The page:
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Publication numberUS7663483 B2
Publication typeGrant
Application numberUS 11/955,682
Publication dateFeb 16, 2010
Filing dateDec 13, 2007
Priority dateDec 16, 2006
Fee statusLapsed
Also published asUS20080143526
Publication number11955682, 955682, US 7663483 B2, US 7663483B2, US-B2-7663483, US7663483 B2, US7663483B2
InventorsJohn Spenik, Roc Lastinger, Brian Woodbury
Original AssigneeRoc2Loc, Inc.
Export CitationBiBTeX, EndNote, RefMan
External Links: USPTO, USPTO Assignment, Espacenet
Methods and apparatus for security device portal sensing
US 7663483 B2
Abstract
A security device, according to various aspects of the present invention, detects movement of a provided portal cover. The security device includes a sensor, a bias magnet, and a processor. The sensor provides indicia of a magnitude of a magnetic flux through the sensor. The bias magnet provides the magnetic flux through the sensor. The processor detects a change in the magnitude of the magnetic flux outside an upper boundary and a lower boundary of a first threshold and a second threshold respectively. The sensor does not move with respect to the magnet. Movement between the sensor and the portal cover changes the magnitude of the magnetic flux through the sensor. The processor determines an average value of a series of values of the indicia of the magnitude of the magnetic flux that fall within the upper boundary and the lower boundary of the first threshold. The upper boundary and the lower boundary of the first threshold and the second threshold respectively are set in accordance with the average value.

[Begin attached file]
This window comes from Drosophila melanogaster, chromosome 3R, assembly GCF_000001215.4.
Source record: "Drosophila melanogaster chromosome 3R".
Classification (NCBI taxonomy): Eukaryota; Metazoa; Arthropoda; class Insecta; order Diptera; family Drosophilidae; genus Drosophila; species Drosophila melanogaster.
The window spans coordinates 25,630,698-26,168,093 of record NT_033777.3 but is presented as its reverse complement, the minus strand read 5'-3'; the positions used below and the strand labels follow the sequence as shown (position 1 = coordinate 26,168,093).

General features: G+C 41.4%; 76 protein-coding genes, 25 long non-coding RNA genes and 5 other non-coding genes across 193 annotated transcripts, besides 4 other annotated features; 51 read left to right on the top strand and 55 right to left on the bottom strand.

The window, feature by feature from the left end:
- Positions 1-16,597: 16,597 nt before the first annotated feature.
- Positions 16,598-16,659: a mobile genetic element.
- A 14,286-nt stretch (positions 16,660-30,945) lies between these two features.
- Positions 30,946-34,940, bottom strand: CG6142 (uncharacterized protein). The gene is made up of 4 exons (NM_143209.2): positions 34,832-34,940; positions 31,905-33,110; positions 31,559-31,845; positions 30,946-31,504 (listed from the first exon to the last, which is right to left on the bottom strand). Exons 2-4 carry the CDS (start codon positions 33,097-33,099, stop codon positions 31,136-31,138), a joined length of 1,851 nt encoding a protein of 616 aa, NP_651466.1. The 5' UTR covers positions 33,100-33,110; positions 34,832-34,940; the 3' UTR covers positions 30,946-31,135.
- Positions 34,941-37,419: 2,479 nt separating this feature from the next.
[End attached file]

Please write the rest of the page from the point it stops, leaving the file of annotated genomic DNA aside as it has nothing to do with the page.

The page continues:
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Claims(22)
1. A security device for detecting that detects movement of a provided portal cover, the security device comprising:
a sensor that provides indicia of a magnitude of a magnetic flux through the sensor;
a magnet that provides the magnetic flux through the sensor; and
a processor that receives the indicia of the magnitude of the magnetic flux and detects a change in the magnitude of the magnetic flux outside an upper boundary and a lower boundary of a first threshold and an upper boundary and a lower boundary of a second threshold; wherein:
the sensor does not move with respect to the magnet;
movement of the sensor and with respect to at least one of the portal cover and a portal changes the magnitude of the magnetic flux through the sensor;
the processor determines an average value of a series of values of the indicia of the magnitude of the magnetic flux that fall within the upper boundary and the lower boundary of the first threshold; and
the upper boundary and the lower boundary of the first threshold and the second threshold respectively are set in accordance with the average value.
2. The security device of claim 1 wherein the processor provides a notice in accordance with the change in the magnitude of the magnetic flux that falls outside the upper boundary and the lower boundary of the second threshold.
3. The security device of claim 1 wherein:
the sensor comprises a sensing axis; and
the bias magnet provides the magnetic flux parallel to the sensing axis.
4. The security device of claim 1 wherein the average value comprises only the indicia of the magnitude that fall between the lower boundary and the upper boundary of the first threshold.
5. The security device of claim 1 wherein the indicia comprises a voltage.
6. The security device of claim 1 wherein the indicia comprises a current.
7. The security device of claim 1 wherein the sensor couples to a body of the security device and is positioned adjacent to the portal cover.
8. The security device of claim 1 wherein the magnet couples to a body of the security device distal from the portal cover along an axis between the sensor and the magnet.
9. The security device of claim 1 wherein the absolute value of the upper boundary and the lower boundary of the first threshold and the second threshold respectively are different.
10. The security device of claim 1 wherein the absolute value of the upper boundary and the lower boundary of the first threshold are less than the absolute value of the upper boundary and the lower boundary of the second threshold.
11. The security device of claim 1 wherein the series of values comprises at least one thousand values.
12. The security device of claim 1 wherein the processor receives indicia of the magnitude at least every 0.5 seconds.